Visarini, Visāriṇī: 5 definitions

Introduction:

Visarini means something in Hinduism, Sanskrit. If you want to know the exact meaning, history, etymology or English translation of this term then check out the descriptions on this page. Add your comment or reference to a book if you want to contribute to this summary article.

In Hinduism

Ayurveda (science of life)

Source: Wisdom Library: Local Names of Plants and Drugs

Visarini [विसारिणी] in the Sanskrit language is the name of a plant identified with Teramnus mollis Benth. from the Fabaceae (Pea) family having the following synonyms: Teramnus labialis var. mollis, Glycine mollis. For the possible medicinal usage of visarini, you can check this page for potential sources and references, although be aware that any some or none of the side-effects may not be mentioned here, wether they be harmful or beneficial to health.

Source: WorldCat: Rāj nighaṇṭu

Visāriṇī (विसारिणी) is another name for Māṣaparṇī, a medicinal plant identified with Teramnus labialis from the Fabaceae, or “pea family” of flowering plants, according to verse 3.30-33 of the 13th-century Raj Nighantu or Rājanighaṇṭu. The third chapter (guḍūcyādi-varga) of this book contains climbers and creepers (vīrudh). Together with the names Visāriṇī and Māṣaparṇī, there are a total of twenty-one Sanskrit synonyms identified for this plant.

Ayurveda book cover
context information

Āyurveda (आयुर्वेद, ayurveda) is a branch of Indian science dealing with medicine, herbalism, taxology, anatomy, surgery, alchemy and related topics. Traditional practice of Āyurveda in ancient India dates back to at least the first millenium BC. Literature is commonly written in Sanskrit using various poetic metres.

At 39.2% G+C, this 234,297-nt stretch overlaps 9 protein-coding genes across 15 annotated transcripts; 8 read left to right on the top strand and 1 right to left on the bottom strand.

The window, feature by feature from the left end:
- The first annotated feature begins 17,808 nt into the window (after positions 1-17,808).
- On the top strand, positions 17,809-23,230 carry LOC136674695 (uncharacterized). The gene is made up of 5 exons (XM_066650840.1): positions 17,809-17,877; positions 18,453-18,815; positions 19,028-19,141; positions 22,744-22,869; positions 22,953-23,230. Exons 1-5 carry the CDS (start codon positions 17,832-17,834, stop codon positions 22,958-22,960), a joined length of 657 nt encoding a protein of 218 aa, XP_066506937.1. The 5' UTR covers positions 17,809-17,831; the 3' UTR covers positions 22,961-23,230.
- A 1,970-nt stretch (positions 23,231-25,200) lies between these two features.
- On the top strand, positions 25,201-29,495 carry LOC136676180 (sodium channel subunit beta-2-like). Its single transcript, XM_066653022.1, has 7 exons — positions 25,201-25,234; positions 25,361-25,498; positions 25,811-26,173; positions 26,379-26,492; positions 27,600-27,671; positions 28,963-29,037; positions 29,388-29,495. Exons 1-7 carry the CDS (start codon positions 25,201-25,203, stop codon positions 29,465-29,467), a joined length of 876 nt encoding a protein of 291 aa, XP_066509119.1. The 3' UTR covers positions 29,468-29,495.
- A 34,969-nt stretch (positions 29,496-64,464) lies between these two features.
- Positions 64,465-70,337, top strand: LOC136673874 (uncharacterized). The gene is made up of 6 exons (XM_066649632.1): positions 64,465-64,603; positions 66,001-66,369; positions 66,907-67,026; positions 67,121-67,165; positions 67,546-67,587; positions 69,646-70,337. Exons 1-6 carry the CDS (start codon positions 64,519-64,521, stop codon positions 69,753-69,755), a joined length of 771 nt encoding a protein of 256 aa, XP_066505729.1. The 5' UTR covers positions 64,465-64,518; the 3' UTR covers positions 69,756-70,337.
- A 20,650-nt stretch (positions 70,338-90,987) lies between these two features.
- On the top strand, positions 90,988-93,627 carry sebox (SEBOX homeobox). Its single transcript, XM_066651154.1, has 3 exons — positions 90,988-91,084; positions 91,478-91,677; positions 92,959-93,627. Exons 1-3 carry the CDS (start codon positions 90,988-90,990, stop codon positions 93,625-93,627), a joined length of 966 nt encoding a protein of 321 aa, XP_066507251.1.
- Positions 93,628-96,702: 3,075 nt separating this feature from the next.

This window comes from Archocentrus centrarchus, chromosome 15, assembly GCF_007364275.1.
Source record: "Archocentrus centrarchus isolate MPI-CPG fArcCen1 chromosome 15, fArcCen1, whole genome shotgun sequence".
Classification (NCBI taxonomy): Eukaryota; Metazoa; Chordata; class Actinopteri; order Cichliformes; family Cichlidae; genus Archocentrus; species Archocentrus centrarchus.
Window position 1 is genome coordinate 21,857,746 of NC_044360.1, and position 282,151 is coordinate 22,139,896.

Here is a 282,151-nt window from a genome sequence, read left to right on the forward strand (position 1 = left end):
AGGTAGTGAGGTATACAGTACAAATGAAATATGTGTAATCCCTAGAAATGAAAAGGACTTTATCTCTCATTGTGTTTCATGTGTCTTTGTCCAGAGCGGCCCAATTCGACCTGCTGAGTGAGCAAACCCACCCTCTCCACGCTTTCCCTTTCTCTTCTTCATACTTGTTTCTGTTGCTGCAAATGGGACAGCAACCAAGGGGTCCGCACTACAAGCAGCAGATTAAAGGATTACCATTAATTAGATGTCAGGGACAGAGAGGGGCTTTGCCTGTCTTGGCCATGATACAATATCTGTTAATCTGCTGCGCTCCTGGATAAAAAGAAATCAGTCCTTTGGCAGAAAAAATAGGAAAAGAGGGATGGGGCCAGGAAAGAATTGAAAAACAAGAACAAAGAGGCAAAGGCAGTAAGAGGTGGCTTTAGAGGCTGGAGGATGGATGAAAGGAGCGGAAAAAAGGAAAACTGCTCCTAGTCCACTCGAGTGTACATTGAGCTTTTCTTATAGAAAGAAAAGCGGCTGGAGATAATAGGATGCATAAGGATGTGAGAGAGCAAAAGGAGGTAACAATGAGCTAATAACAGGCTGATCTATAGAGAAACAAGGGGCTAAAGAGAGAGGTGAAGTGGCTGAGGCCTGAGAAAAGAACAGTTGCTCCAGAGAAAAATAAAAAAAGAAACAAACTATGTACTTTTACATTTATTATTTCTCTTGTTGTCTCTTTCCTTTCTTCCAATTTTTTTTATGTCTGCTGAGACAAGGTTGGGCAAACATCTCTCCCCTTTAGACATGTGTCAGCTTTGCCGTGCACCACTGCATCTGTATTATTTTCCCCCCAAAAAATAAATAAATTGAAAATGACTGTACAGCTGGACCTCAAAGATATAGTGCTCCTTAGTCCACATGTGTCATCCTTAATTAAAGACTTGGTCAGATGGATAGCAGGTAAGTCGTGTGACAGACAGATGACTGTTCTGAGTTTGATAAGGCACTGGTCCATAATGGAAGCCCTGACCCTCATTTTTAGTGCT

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Languages of India and abroad

Sanskrit dictionary

Source: DDSA: The practical Sanskrit-English dictionary

Visāriṇī (विसारिणी).—Glycine Debilis (Mar. rānauḍīda).

Source: Cologne Digital Sanskrit Dictionaries: Edgerton Buddhist Hybrid Sanskrit Dictionary

Visāriṇī (विसारिणी).—(?) , in Divyāvadāna 562.23 (prose) sa tābhyāṃ yāvat trir apy ukto visāriṇī kṛṣṇā nivāryamāṇā (so text, em., mss. °ṇau, intending °ṇo, which read) nāvatiṣṭhate, he (the king), tho spoken to (in admonition) by those two (ministers) as many as three times, being held back…did not remain (in good conduct; he kept backsliding into evil ways). The words visāriṇī kṛṣṇā perhaps corruptly represent an abl. phrase, from his evil course (compare kṛṣṇa 1). As they stand, they could apparently only be a strange parentheti- cal clause; the corruption (? visāriṇī, or viśār° ?) was black (dark, evil). The Index to ed. renders kṛṣṇā by tongue of fire, which seems unacceptable; presumably it takes visā° as spreading; but even with the em. to nivāryamāṇā this hardly gives an intelligible result.

Source: Cologne Digital Sanskrit Dictionaries: Monier-Williams Sanskrit-English Dictionary

Visāriṇī (विसारिणी):—[=vi-sāriṇī] [from vi-sārin > vi-sāra > vi-sṛ] f. Glycine Debilis, [cf. Lexicographers, esp. such as amarasiṃha, halāyudha, hemacandra, etc.]

context information

Sanskrit, also spelled संस्कृतम् (saṃskṛtam), is an ancient language of India commonly seen as the grandmother of the Indo-European language family (even English!). Closely allied with Prakrit and Pali, Sanskrit is more exhaustive in both grammar and terms and has the most extensive collection of literature in the world, greatly surpassing its sister-languages Greek and Latin.

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